BLE signals contain metadata which is processed and used to determine the user’s location. There are two popular protocols for BLE communication, iBeacon and Eddystone.
iBeacon Metadata (Received):
- MAC address (unique ID for each beacon – only available on Android)
- RSS (received signal strength)
- Proximity UUID (identifier for a collection of beacons)
- Major (identify general areas, e.g., floor number)
- Minor (identify more specific areas, e.g., specific region of the Major’s floor)
Eddystone Metadata (Received):
- MAC address (unique ID for each beacon – only available on Android)
- RSS (received signal strength)
- Eddystone UUID
- Eddystone URL (a url, if desired)
- Eddystone TLM (current status of the beacon)
The RSS provides a rough measurement of how far away the device is. Intuitively, a strong RSS would indicate that the user is close to that Wi-Fi router and a weak RSS would indicate that the user is far from the Wi-FI router.
BLE beacons can be used for positioning via several methods:
- BLE proximity beacons
- BLE trilateration
- BLE fingerprinting
BLE proximity identifies a rougher user position based on which BLE is visible at the time. BLE trilateration infers the distances between the user and each visible Wi-Fi router and calculates its position based on those distances.
Bluetooth beacon fingerprinting does not need to know the locations of the Wi-Fi routers but instead creates a large fingerprint map of the RSS of each beacon at various locations and then in real-time compares the measured RSS to the fingerprint map to determine the users position. Constructing the Wi-Fi fingerprint map can be time-consuming and requires a site-survey.
The pros and cons of beacon technology
In theory, beacons should allow for smart and highly detailed data collection.
In 2013 when Apple released their iBeacon technology, everyone was ecstatic because this technology was supposed to be the next big thing. Wired, TechCrunch, Forbes, and The Verge all gave the technology high praise in their reviews. The Washington Post even wrote an article praising the technology, entitled “How iBeacons Could Change the World Forever.”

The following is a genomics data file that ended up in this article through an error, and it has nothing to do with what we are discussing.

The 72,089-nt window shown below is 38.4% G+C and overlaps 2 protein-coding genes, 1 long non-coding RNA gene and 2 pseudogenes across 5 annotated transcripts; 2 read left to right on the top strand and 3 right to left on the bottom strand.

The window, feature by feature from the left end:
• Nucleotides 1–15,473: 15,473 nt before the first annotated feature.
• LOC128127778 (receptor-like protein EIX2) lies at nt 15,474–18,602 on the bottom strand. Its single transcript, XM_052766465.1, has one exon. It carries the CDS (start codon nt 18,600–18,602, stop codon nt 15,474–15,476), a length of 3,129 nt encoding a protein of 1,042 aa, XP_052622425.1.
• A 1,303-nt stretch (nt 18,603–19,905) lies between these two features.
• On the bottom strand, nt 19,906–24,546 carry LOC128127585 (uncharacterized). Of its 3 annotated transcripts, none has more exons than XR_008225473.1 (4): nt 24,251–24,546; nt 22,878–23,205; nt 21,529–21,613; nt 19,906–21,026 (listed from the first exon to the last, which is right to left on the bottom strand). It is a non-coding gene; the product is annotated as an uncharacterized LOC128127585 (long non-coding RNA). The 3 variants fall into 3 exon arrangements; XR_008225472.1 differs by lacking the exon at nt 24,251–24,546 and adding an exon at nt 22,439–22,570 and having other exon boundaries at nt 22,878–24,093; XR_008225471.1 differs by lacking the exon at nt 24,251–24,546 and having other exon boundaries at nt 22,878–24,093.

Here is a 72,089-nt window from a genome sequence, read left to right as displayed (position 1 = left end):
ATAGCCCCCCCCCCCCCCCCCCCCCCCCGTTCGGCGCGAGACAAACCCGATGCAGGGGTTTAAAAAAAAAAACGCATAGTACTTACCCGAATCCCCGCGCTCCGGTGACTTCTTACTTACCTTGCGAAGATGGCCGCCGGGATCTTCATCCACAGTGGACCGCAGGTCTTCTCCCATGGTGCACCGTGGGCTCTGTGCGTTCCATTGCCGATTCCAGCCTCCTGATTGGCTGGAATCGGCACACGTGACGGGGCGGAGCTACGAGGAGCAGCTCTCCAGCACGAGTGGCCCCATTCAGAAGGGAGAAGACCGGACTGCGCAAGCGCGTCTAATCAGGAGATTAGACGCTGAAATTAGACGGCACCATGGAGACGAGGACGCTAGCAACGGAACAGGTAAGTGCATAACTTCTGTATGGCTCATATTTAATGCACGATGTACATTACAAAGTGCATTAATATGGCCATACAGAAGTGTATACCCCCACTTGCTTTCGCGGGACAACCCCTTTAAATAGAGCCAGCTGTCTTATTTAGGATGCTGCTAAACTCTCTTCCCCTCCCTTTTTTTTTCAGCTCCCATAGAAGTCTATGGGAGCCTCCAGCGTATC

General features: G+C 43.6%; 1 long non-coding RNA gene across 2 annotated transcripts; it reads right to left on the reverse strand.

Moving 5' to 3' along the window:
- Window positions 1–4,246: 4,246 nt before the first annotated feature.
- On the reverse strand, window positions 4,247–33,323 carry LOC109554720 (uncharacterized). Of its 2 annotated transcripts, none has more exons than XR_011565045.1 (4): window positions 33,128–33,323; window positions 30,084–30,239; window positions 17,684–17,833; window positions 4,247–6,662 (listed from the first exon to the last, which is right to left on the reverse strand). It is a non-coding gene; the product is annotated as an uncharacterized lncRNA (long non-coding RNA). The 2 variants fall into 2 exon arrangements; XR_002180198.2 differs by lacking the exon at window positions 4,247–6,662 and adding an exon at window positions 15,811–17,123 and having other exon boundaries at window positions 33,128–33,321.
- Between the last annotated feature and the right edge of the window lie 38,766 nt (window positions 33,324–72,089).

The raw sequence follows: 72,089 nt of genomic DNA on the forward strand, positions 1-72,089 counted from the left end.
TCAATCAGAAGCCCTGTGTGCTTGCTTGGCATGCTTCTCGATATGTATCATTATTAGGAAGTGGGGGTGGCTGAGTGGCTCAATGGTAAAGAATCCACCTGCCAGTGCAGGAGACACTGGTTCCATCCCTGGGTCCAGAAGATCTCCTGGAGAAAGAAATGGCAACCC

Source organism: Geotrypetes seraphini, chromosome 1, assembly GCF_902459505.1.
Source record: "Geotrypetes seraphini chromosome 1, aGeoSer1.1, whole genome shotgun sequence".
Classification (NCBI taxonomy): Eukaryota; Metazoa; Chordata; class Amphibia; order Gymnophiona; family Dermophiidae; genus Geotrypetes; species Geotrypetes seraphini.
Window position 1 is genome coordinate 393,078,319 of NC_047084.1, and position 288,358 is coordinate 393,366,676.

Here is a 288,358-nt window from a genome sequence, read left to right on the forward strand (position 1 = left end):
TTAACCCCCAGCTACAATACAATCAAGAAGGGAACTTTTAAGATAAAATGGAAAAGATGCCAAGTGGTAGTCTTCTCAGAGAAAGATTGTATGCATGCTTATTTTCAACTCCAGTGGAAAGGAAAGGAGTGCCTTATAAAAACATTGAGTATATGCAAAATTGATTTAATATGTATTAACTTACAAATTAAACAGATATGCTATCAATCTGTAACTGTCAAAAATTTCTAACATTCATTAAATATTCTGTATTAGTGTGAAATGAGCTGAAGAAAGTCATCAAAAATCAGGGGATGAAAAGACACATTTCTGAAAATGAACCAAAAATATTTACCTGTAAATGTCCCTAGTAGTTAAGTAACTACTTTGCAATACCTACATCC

Now fast forward 8 years to the present date. Beacons do still exist, and companies like Google are beginning to create their own beacon technology. But it doesn’t feel like beacons have made much of an impact in our day-to-day lives at this point.
So, what’s up? Are bluetooth beacon apps still the location technology of the future? Why haven’t they had a bigger effect on society today?
Let’s find out.
Imagine we’re back in 2013 and you’re the owner of a well-known and successful brand. You have already established multiple store locations, but your total revenue seems to be down slightly. Mobile technology is beginning to gain popularity, which provides you with a new opportunity to reach, monetize, and build relationships with your customers, but it also makes it possible for new, mobile-first companies to compete seriously with you. E-commerce demand comes in and provides personalized campaigns that drive customer loyalty and higher revenue, decreasing your brick-and-mortar revenue even more. You’re now in fear of your stores becoming obsolete.
Then beacon technology becomes available. And suddenly, it seems like there might be a way to bring the in-store experience into the modern era.
According to PC Magazine, “This technology could provide retailers the long-desired solutions and insight needed to incorporate mobile commerce and improve your shopping experience.”
Sounds amazing right? But how will beacons do this?
- Bluetooth proximity beacons support more responsive messaging
According to Wired, bluetooth proximity beacons were supposed to have a strong influence over the world of retail. The article said responsive messaging could allow retailers to “make specialized offers to customers depending where they are in the store”.
For example, when a customer is shopping online and they leave an item in their cart, you can use push notifications to urge them to complete the purchase. This increases the odds of them actually buying. In retail stores, when a customer is contemplating buying an item, all the sales representative can do is talk to them about that item. If they are not able to persuade the shopper to complete the sale, there is no reasonable way to get that shopper’s information or follow up with them later – a sales associate can’t ask the shopper for their phone number so they can follow up with them later.